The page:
After his bosses allegedly branded him a bigot and the Salt Lake City Police Department allegedly hounded him out of his job, Eric Moutsos has finally broken his silence to explain his motivations for not wanting to perform motorcycle tricks at a gay pride parade last summer. He also explains his version of what really happened.
Last summer, an announcement by the Salt Lake City police that a then-unknown police officer declined to provide protective services for a gay parade in Salt Lake City made global news.
The Salt Lake Tribune reports, “A Salt Lake City Police Officer has been placed on leave for refusing an assignment at this weekend’s Gay Pride Parade. … He had been given a traffic control and public safety assignment.”
Breaking his silence in a statement released this week, now eight months later, Moutsos essentially said it was all a lie.
Moutsos insists he never refused an assignment to do traffic control and public safety. In fact, that is what he asked to do for the parade. What he did not want was to participate in the parade by doing motorcycle choreography with his fellow Salt Lake City motorcycle squad. He said he did not feel right about it and that it violated his conscience to appear supportive of the parade’s political message.
When his superiors told him he could not swap, Moutsos relented and said he would do the motorcycle choreography. By then, it was too late. He says, “The police department suspended me, took away my gun and badge, and told me that I would be investigated for discrimination.”
And then the department hung him out to dry, he asserts. “Two days later, a police spokesperson gave interviews to the media, and the news reported that I refused to work a security and traffic assignment at the parade. I was immediately branded a bigot,” he says.
Moutsos states that the charge that he’s a bigot is specious: “In my duties as a police officer, I have been called upon to protect events I disagree with, including several LGBT rallies.” In fact, Moutsos was praised for his sensitive handling of two men protest-kissing at a Mormon church two years ago.
Moutsos says he is speaking up now because the Utah legislature is considering a bill that is supposed to safeguard both religious liberty and LGBTs from employment and housing discrimination. He says, “I do support legislation that provides fairness for all. No one should be afraid to be who they are in the employment. And no one should have to choose between their job and their conscience.”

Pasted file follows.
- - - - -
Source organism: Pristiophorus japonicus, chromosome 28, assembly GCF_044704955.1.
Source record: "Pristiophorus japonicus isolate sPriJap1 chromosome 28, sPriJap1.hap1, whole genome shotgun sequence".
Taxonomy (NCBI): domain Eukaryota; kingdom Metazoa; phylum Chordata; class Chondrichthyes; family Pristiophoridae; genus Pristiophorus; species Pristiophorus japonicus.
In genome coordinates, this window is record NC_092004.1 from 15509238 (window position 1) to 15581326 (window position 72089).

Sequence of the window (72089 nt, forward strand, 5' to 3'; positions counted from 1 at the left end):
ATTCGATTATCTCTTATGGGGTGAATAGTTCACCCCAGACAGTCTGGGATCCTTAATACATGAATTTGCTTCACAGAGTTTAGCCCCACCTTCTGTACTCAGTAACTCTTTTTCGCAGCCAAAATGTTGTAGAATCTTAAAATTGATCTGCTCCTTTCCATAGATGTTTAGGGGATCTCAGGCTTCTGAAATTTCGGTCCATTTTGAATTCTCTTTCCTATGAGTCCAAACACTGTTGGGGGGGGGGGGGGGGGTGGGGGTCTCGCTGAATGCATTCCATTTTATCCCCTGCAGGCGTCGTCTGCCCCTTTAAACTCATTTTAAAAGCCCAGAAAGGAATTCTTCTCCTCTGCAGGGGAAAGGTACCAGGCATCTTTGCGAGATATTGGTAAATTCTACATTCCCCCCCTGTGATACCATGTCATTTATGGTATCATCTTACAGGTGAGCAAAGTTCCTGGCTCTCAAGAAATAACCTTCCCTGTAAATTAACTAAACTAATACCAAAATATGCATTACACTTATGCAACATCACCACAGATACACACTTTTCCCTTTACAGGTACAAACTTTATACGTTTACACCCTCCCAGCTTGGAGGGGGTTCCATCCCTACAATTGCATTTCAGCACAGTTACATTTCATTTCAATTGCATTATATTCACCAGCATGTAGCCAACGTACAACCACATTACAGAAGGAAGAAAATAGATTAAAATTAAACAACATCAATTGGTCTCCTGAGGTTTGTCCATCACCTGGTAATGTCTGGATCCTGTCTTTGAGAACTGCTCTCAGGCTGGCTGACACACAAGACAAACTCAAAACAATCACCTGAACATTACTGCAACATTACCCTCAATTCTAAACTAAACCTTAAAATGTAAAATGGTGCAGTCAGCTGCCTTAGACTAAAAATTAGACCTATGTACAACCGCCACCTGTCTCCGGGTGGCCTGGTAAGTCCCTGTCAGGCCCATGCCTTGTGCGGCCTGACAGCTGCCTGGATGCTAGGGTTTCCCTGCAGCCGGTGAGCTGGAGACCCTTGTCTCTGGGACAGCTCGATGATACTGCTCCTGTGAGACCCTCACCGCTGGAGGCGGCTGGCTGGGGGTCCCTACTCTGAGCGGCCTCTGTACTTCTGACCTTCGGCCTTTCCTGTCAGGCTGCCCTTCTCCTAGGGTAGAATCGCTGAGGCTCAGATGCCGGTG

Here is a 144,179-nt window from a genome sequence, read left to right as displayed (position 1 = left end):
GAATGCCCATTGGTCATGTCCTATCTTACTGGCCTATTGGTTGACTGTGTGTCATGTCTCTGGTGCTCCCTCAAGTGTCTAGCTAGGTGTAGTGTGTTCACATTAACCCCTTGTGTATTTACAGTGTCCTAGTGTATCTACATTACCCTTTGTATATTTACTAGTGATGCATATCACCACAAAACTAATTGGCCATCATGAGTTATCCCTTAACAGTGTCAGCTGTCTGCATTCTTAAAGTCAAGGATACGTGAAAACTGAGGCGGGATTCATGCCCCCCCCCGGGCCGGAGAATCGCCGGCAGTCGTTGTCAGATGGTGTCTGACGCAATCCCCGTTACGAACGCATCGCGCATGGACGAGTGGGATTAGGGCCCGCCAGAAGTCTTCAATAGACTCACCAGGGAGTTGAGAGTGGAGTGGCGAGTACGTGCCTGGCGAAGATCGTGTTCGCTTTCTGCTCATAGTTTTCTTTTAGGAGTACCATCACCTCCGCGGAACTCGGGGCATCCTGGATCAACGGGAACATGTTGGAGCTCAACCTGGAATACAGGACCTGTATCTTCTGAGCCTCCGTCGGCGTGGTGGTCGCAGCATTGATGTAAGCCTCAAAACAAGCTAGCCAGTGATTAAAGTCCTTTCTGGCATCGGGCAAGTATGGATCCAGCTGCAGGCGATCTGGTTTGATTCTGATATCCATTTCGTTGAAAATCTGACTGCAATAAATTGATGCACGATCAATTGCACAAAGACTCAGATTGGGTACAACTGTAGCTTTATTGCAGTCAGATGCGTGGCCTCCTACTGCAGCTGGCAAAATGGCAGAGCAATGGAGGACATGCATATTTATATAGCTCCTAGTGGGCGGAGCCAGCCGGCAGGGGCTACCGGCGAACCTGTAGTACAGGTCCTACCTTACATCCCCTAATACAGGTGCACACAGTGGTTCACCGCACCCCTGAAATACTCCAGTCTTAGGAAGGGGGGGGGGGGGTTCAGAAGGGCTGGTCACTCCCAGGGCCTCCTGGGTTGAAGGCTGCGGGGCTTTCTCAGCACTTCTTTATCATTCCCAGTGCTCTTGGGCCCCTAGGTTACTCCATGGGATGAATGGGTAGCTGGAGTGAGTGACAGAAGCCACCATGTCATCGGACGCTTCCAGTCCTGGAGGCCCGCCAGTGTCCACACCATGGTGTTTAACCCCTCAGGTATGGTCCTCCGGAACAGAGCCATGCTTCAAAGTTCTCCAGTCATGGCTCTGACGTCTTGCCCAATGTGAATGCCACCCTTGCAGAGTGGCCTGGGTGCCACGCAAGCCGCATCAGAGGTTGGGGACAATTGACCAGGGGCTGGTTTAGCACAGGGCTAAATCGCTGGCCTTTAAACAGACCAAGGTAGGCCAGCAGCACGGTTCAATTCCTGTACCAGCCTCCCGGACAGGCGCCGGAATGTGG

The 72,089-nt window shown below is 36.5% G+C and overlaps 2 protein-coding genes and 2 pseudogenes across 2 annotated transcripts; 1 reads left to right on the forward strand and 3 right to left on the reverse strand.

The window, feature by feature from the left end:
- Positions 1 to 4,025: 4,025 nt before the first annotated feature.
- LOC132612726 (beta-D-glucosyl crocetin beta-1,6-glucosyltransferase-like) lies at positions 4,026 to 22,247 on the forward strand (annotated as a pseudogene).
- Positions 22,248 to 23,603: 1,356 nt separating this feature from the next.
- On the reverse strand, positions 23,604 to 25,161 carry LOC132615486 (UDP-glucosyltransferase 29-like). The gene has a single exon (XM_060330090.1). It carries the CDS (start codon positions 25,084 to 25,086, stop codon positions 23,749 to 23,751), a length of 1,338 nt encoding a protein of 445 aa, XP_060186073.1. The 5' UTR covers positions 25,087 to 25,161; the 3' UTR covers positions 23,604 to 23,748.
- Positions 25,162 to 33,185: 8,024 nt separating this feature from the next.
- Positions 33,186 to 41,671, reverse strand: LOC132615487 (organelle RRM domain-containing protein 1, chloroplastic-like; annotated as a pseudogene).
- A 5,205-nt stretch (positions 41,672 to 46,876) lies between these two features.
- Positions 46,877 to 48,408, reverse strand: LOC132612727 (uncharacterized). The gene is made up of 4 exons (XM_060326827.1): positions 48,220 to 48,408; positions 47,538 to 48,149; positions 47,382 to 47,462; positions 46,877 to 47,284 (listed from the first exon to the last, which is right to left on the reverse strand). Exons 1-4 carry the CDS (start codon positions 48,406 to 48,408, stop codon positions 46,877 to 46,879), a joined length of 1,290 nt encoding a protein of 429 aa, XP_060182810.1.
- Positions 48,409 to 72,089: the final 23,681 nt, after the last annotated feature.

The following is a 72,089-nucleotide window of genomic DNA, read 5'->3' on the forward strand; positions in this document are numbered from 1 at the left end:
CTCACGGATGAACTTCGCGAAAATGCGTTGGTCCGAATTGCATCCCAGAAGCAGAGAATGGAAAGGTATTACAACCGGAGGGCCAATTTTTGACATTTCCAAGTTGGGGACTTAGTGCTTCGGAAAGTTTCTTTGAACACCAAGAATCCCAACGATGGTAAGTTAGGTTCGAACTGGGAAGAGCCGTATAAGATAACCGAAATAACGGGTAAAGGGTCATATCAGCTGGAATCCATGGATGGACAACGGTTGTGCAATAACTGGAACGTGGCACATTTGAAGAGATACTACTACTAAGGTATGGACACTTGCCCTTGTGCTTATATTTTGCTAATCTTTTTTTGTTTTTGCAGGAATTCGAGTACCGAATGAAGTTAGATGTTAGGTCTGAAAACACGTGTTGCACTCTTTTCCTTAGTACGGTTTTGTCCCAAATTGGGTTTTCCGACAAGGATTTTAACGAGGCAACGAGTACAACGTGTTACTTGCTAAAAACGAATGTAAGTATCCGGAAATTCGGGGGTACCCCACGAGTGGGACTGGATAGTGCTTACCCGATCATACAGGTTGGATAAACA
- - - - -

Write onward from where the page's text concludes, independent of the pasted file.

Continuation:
Moutsos’s former boss is angry that he has come forward now. Salt Lake City Police Chief Chris Burbank told local media that the mere fact that Moutsos disagreed with the message of the parade was problem enough.
Burbank insists that Moutsos is a bigot and that bigotry has no place in his department. “I will not tolerate bias, bigotry or hatred in the organization,” states Burbank, adding that expressing his personal religious views to someone else in the department disqualifies Moutsos from being a police officer.
In an exclusive interview with Breitbart News, Moutsos says he has the quiet support of other officers in a heavily Mormon force, but they have largely been cowed into silence. In fact, he says the supervisor pressed to take away Moutsos’s gun and badge last June actually sobbed when he did it.
Moutsos describes a department under the thumb of aggressive political correctness. Officers in the department have taken down their Facebook pages because others monitor them. Moutsos says a woman in the department confronted him about his mention of God on his Facebook page. She said it was offensive.
On the one hand, Moutsos says officers are told their religious beliefs are considered personal and therefore forbidden in the department, but LGBT officers are free to espouse their LGBT beliefs openly and with impunity. He says, “It is a terrible double standard.”
Moutsos has an attorney and is mulling a lawsuit, but he is reluctant. Though he believes he was discriminated against for his religious beliefs, he fears such a suit “could really affect [his] life for the next several years.” He shares, though, the incident occupies his thoughts every day and that he has not been able to sleep.
More than anything, Moutsos is calling for unity. He says, “I love people. I‘ll protect you. I will take a bullet for you, but I do not advocate certain things in people’s lives. Just like 99% of the world does not agree with my faith, and that’s okay.” Moutsos is a member of the Church of Jesus Christ of Latter Day Saints (Mormon).
Read his statement:
Follow Austin Ruse on Twitter @austinruse.